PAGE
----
The reason? McDonald's remains the US's, and the world's, largest fast feeder, but of late its financial performance has been as appealing to investors as, well, an order of burger and fries wilting under a heat lamp. The company has suffered two years of disappointing results, hampered by six straight quarters of earnings declines.
Consumers in countries such as Ukraine may still find the Golden Arches a welcome addition to their neighborhoods. But in its largest market - the US - sales have softened as street corners become as saturated with restaurants as the standard fare on the McDonald's menu comes saturated with fat.
It hasn't helped matters that the fast food category is losing favour to a new type of eatery such as Applebee's, Outback Steakhouse and Chili's, which offers service and amenities a step above burger barns but not as stuffy or pricey as formal sit-down restaurants.
Worse yet, one direct McDonald's competitor, Wendy's, is thriving, partly because of the continued success of ads from its longtime agency, Bates, while Burger King is unleashing a barrage of advertising and marketing initiatives as it's dressed up for sale to new owners.
An extensive, and expensive, effort by McDonald's to stimulate revenues at the 13,000-plus American stores, by redesigning the kitchen operations to get the food out hotter and faster, has yielded lukewarm results to date. Nor have myriad marketing ploys produced anything that would put the "Big back in "Big Mac"; those have ranged from new DDB advertising to sponsorship of the Winter Olympics to offering bargain-priced value menus.
As McDonald's finds it increasingly difficult to make headway in its principal business, the company has begun veering off into expansion schemes and line extensions. There have been acquisitions of sandwich shops (Pret A Manger) and pizza joints (Donatos) and experiments with other products such as Diner Inside, stores peddling "comfort food" including meat loaf and mashed potatoes in a nostalgic mid-century diner format. Adweek reported last week that along with its roster agencies, DDB and Leo Burnett, McDonald's was talking to Ogilvy & Mather about pitching Diner Inside.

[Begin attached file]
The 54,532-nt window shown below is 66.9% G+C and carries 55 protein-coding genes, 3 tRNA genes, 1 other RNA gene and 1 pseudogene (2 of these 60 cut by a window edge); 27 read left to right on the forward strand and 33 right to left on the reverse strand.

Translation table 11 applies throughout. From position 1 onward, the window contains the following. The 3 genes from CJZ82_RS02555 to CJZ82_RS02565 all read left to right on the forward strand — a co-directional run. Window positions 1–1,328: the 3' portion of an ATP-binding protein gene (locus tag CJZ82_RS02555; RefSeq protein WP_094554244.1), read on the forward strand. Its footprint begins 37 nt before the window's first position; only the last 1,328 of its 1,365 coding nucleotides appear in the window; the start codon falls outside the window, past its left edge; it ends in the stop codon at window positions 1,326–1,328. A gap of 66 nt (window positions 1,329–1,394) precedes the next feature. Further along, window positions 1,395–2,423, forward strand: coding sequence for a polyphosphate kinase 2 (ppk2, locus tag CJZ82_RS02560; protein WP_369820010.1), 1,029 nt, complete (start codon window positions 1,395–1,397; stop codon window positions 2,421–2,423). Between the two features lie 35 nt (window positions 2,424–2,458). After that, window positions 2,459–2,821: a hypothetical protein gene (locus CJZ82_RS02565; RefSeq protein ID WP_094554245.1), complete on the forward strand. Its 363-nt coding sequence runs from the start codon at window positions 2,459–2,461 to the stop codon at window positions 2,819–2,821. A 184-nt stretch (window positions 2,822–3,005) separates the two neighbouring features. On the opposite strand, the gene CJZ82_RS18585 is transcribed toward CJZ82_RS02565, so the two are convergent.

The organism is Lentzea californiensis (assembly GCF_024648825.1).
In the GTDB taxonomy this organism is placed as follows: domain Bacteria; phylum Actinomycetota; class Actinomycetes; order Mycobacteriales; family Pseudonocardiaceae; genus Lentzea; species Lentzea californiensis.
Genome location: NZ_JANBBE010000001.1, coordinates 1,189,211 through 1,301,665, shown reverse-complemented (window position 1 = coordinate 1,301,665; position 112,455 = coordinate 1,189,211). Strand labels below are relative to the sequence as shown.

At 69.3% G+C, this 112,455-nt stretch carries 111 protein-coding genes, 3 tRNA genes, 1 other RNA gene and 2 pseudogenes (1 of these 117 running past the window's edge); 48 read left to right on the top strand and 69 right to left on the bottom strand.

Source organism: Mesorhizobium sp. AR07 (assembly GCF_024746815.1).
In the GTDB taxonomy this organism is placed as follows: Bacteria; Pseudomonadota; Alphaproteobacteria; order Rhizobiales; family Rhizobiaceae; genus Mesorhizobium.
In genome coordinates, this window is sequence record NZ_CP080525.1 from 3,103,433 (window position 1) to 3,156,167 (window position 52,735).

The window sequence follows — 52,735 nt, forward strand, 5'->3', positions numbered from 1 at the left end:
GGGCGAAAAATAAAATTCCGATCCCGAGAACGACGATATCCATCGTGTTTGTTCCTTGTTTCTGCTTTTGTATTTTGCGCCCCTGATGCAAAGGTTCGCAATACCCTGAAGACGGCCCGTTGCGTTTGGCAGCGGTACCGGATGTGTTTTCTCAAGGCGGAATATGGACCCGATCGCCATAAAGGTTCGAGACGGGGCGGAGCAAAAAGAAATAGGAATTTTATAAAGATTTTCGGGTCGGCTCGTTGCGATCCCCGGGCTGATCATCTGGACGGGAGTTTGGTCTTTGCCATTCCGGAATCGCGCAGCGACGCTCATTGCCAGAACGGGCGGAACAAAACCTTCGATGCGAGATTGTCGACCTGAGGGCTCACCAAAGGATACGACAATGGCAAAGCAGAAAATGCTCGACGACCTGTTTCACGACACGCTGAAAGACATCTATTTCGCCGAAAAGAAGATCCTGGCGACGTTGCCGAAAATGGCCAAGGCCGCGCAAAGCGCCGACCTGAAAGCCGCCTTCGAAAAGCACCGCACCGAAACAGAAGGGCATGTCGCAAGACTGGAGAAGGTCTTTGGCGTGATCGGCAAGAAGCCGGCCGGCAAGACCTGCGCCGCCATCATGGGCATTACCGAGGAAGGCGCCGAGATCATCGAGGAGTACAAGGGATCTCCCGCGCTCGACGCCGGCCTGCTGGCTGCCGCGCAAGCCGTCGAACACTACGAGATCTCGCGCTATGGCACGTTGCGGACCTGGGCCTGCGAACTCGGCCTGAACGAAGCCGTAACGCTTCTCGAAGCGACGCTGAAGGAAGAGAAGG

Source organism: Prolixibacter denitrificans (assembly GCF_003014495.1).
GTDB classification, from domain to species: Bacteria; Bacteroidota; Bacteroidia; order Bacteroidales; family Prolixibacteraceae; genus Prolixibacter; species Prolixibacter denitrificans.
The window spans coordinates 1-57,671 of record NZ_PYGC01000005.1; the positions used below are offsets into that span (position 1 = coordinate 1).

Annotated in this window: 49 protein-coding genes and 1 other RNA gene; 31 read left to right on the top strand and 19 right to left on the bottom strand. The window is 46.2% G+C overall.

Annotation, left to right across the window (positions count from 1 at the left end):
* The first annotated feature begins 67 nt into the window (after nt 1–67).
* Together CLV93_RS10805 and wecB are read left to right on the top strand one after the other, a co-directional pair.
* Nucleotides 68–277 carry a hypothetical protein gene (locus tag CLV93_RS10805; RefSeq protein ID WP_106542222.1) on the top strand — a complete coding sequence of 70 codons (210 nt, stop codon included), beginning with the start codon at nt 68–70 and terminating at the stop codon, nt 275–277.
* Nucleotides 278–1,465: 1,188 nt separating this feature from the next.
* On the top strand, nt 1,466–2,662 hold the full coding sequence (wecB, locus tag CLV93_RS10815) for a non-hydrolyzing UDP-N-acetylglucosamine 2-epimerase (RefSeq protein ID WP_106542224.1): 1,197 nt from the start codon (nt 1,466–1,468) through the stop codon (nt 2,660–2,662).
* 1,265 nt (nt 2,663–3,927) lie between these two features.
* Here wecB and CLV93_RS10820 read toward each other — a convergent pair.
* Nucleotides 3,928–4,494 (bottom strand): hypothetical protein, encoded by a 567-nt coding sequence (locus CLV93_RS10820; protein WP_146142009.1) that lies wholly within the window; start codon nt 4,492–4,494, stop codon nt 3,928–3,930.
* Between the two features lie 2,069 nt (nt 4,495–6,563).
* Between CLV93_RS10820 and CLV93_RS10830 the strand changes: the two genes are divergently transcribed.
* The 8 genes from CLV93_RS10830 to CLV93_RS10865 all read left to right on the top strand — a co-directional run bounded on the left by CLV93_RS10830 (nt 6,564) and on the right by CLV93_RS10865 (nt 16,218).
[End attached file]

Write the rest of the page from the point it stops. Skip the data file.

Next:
Even more startling was word that McDonald's executives are, in the words of the spokesman Walt Riker, "looking at concepts that might go beyond restaurants, which could involve retail extension". The goal of the experiment, at least two years away, Riker said, would be to leverage the real estate in the McDonald's portfolio; the company typically owns the land on which a restaurant is built and leases it to the franchisee who operates the store. Wall Street was flabbergasted at this trial balloon for nonfood retailing, wondering what could fit that description and be sold across a counter over which workers usually push Egg McMuffins. Videotapes? Clothing?
Watches? (Watches would only remind customers how long they've been waiting for their food orders.) Analysts urged McDonald's to focus on core operations and, as one bluntly put it, "run better restaurants".
That would put a smile back on the faces of consumers far faster than any McVideo or McKhakis ever could.